At the start of the PC revolution, US venture capitalist Ben Rosen financed the startup of two small companies that went on to make him a fortune: Lotus Development and Compaq. Lotus and its 1-2-3 spreadsheet arguably guaranteed the success of the PC, and Compaq was the first manufacturer of an IBM plug-compatible PC.
Both companies were highly successful throughout the 80s and early 90s.
But in 1995 IBM led an initially hostile bid for Lotus in an effort to get hold of Lotus Notes and cc:Mail. Lotus resisted the takeover until IBM offered so much money that shareholders had no choice but to accept.
Lotus was consumed by IBM.
Compaq continues to go from strength to strength as an independent company.
But it is attempting to change its image: Compaq wants to be recognised as a computer company and not just a PC company. Its aim is to be one of the top three computer companies by 2000 and to play in the space currently occupied by IBM, Hewlett Packard, Bull, Digital and other mainframe and mid-range suppliers.
In the past few months Compaq has made a series of strategic moves designed to strengthen its hand in the high-end server market. The company has acquired two US organisations: switch supplier Thomas Conrad and Networth, which supplies networking interface cards. Compaq has also concluded a deal with Cisco to supply a router product which will use Compaq's hardware and Cisco's operating system.
Earlier this year, the company restructured its channel strategy by appointing 12 resellers as system service providers (SSP). The move involved a new accreditation process to ensure that large corporate customers were guaranteed the same level of support that they could expect from the likes of IBM and HP. In July the company was reorganised into three divisions: enterprise computing, PC products and consumer products. It has also formed a workstation division and is promising to ship boxes before the end of the year.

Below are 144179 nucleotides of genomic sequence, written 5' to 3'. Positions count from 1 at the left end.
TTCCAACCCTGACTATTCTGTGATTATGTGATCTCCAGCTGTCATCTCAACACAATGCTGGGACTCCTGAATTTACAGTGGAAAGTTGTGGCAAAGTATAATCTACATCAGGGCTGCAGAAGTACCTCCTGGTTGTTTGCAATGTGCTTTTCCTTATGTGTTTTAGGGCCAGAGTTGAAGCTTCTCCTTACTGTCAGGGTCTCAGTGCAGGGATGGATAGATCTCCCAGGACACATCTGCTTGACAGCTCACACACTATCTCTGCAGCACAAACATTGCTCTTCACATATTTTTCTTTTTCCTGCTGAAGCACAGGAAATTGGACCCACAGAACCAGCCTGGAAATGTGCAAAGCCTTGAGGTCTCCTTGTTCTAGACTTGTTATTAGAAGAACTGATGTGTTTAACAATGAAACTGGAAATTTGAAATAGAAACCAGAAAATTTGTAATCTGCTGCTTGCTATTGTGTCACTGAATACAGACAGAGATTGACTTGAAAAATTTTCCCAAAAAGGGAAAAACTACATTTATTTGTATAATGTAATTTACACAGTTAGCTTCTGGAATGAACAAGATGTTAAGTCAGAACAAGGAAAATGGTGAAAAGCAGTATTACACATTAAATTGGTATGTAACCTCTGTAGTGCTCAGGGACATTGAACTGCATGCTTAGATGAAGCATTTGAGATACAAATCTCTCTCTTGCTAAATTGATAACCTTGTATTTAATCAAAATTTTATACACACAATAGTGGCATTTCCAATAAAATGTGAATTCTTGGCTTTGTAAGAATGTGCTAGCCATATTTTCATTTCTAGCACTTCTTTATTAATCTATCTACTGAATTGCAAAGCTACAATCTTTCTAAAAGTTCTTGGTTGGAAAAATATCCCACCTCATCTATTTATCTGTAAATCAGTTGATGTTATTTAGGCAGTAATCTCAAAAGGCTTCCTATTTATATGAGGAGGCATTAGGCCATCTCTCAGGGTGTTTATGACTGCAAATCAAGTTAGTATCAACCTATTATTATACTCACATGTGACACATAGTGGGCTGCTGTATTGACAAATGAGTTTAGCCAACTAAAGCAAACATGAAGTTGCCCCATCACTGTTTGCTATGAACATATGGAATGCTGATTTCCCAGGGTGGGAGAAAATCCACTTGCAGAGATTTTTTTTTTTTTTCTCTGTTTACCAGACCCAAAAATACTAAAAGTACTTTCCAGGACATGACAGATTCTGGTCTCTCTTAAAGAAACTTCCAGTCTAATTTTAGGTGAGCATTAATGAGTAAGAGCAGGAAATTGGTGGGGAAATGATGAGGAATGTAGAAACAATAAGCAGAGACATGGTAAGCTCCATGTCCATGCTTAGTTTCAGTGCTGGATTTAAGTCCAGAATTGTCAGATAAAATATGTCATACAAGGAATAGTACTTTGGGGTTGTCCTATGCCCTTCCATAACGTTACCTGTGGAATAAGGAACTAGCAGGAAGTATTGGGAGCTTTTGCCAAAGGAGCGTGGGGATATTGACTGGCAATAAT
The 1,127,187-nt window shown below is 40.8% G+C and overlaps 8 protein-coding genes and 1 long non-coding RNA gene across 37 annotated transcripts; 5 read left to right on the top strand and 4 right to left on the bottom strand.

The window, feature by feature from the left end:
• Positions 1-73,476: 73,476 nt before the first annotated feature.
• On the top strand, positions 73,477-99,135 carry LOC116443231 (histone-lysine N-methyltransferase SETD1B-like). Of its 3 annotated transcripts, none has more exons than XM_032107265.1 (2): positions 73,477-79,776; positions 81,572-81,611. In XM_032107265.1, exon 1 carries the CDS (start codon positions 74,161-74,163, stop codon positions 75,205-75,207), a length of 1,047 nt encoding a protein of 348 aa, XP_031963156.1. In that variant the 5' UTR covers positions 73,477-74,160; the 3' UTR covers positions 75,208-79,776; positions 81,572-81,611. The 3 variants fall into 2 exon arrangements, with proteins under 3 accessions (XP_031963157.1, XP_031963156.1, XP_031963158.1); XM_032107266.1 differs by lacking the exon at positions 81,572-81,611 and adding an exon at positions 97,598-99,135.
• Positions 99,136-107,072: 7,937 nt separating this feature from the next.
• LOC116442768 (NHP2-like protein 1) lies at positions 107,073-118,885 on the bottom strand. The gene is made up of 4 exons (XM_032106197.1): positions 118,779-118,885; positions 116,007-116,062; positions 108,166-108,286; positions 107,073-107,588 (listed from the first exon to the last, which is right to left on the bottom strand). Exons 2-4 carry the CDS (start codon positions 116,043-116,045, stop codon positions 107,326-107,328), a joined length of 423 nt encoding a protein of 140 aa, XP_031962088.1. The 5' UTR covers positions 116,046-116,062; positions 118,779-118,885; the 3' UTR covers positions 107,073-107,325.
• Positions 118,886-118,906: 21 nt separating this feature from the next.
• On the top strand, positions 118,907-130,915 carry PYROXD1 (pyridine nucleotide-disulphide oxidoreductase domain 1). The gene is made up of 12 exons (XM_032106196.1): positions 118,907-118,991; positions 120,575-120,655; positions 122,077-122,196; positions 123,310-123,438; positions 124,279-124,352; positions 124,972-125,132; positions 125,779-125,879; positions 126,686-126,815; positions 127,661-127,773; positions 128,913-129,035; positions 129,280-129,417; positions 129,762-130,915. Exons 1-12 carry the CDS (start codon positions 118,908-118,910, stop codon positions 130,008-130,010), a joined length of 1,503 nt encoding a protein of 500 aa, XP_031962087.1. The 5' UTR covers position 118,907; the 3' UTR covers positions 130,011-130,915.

The workstation market is a hotly contested area in which all the major players have offerings. Although officially many of these companies claim not to see Compaq as a threat, there is little doubt that the company's track record will give them pause for thought. Compaq has always been fast on its feet and has often outdistanced IBM technologically. It was the first company to clone the IBM PC in the US. Compaq was formed only five months after the launch of the IBM PC and its first product arrived within a year. The product was a portable machine, though only just - it weighed nearly 30lb. IBM did not enter the portable market until 1984.
In the same year Compaq launched its Deskpro range, its first foray into desktop computing. Like its rival, IBM's PC AT, the Deskpro was based on the Intel 286 chip. But the Deskpro was both faster and cheaper than the AT. In 1986, Compaq scored again over IBM by launching a 386 machine seven months ahead of its rival. But Compaq lost the lead to other companies when the 486 appeared, and was overtaken in the laptop market by Toshiba.
By the 1990s, dozens of clone manufacturers were nibbling away at the two market leaders, Compaq and IBM. Both sought to differentiate themselves from lesser breeds by price differentiation and by emphasising their reputation for quality engineering and financial strength. It was a strategy doomed to failure - the price difference between IBM and Compaq and their rivals was just too big.
Compaq recognised sooner than IBM did that something had to be done.
It cut manufacturing costs, simplified board assembly and introduced the low-cost Prolinea. The launch carried some danger to Compaq, as the Prolinea could cut across the higher priced and higher profit margin Deskpro range.
In 1991, Rod Canion, one of the company's founders, was sacked as chief executive and replaced by the head of European operations, Eckhard Pfeiffer.
Pfeiffer immediately slashed prices by up to 32 per cent. It was a bold decision that lifted Compaq back to the top of the PC tree.
But the company now faces its greatest challenge yet: breaking into enterprise computing. Robin Bloor, chairman of consultancy Bloor Research, believes that Compaq stands a fair chance of becoming an even more powerful player in the corporate market. But it is not a foregone conclusion.
Support is the key issue. 'Compaq knows how to deal with the corporate customers in terms of purchasing and the machines are of good quality,' says Bloor. 'But do they understand the level of support that corporate customers require? There are still some IBM and HP sites, and maybe even some Digital ones, where a support person is permanently on the customer site.' If it is to be the corporate provider it wishes to be, Compaq will have to make a similar commitment.